Wednesday, August 10, 2011


Untitled drawing, ink on paper, 2011

What are you working on in your studio right now?

At the minute I'm working on a series of sculptures. Sculpture is pretty new to me so I'm trying to figure out how materials work, mainly reclaimed wood, netting and latex for now. I am also doing a lot of drawing; for sculptures and also just to get things out of my head. Drawing has become a huge part of my practice over the last 18 months and I couldn't live without it now. I think everyone should draw, it allows for a free fall of imagery, shapes and marks to come out on to a page. I love drawings that I don't understand as over time I begin to realize their relevance; almost in a psycho-analytical way. I learn a lot about myself through drawing.

Can you describe your working routine?

As I said drawing is a big part of my practice. I draw when I don't know what to make, or what to do or don't feel like painting. My paintings and now sculptures usually begin with a drawing. I tend to work in black ink with water but have recently started incorporating three colours in to the drawings too. I would then begin paintings loosely based on a drawing or sometimes specifically based on a drawing. However I find painting in this way unsuccessful as I don't want to make paintings that are illustrations of drawings. It's only recently that I have begun to see the drawings as complete works in themselves. I think this is why the painting side of my practice has taken a back seat in recent months and the sculptural work has begun to emerge. There's still a lot for me to do with sculpture, there's a lot to figure out and negotiate and the piece evolves more in the making than it has done with my paintings. This is perhaps because of my limited sculptural skills! But also because the sculptural materials I'm using can be more unpredictable than paint, at least in my own experience.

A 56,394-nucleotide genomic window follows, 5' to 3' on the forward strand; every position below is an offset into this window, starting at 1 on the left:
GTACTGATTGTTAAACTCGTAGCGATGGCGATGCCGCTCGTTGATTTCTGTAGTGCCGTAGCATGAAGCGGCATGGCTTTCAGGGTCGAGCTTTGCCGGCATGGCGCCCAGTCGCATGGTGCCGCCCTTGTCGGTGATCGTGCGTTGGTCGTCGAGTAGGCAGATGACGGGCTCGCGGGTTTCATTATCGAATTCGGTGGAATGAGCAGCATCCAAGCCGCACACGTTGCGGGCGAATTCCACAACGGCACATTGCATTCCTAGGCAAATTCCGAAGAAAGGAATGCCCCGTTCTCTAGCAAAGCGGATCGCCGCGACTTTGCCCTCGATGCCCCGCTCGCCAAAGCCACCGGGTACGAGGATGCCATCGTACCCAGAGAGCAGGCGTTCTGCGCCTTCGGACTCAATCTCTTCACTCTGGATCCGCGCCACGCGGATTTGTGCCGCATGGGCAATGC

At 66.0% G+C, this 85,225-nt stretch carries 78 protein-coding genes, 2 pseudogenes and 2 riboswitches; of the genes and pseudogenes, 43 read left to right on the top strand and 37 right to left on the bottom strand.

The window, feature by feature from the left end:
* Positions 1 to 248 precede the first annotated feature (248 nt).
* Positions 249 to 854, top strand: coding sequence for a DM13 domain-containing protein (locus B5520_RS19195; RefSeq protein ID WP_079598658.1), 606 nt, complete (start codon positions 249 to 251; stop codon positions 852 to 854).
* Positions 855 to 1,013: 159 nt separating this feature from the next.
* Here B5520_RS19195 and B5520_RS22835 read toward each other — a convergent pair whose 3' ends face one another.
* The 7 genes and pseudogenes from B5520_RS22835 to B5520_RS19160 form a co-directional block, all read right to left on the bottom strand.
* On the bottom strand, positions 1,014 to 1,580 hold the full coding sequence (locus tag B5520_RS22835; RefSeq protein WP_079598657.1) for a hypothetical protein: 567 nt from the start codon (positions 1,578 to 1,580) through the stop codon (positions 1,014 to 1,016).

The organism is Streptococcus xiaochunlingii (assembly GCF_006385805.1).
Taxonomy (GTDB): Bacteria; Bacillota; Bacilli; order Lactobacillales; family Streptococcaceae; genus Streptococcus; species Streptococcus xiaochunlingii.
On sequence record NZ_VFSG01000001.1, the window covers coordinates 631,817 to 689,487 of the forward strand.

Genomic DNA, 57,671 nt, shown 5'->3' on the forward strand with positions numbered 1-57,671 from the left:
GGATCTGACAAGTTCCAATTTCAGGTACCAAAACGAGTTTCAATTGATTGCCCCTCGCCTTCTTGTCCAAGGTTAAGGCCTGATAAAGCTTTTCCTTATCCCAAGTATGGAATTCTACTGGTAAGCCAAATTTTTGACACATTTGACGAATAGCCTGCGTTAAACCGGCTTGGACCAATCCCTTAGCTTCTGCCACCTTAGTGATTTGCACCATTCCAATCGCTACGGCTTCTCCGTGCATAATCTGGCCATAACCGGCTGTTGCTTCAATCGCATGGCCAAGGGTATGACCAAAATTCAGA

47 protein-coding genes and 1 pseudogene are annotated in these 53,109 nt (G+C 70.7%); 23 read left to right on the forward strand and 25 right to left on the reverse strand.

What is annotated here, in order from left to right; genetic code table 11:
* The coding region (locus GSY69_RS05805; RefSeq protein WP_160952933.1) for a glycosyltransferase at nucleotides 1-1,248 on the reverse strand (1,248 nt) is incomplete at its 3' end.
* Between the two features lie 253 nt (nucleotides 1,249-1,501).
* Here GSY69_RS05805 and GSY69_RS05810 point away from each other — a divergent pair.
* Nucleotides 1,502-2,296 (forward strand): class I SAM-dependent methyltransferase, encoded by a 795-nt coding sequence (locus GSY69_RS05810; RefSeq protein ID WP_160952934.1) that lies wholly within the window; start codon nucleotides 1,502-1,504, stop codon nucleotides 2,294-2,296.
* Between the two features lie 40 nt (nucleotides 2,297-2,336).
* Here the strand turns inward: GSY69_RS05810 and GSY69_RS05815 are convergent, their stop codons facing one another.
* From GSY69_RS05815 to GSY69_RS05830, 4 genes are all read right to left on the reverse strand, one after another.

Can you describe your studio space and how, if at all, that affects your work?

I completed a year long residency a few months back at Kingsgate Workshops where I had a great space to work but unfortunately once my residency finished I had to find a new space. My new studio is too small and there is no natural light...quite depressing really! I feel like I need to move out as soon as I can. My sculptures are growing out of my space, everything is on top of one another. Perhaps this is another reason painting has stopped. When painting I feel I need an organised area where I know where to reach for a cadmium red if I need it, I like to paint quickly. At the minute the paints are all crammed on top of one another. I've started working on hanging sculptures, perhaps as a result of the space I don't know? All I know is that I need a bigger, lighter studio!

 (top) Projection, oil on wood, 2010
(below) I change shapes to hide in this place,oil on wood, 2010
from the Diary Series

Tell me about your process, where things begin, how they evolve etc.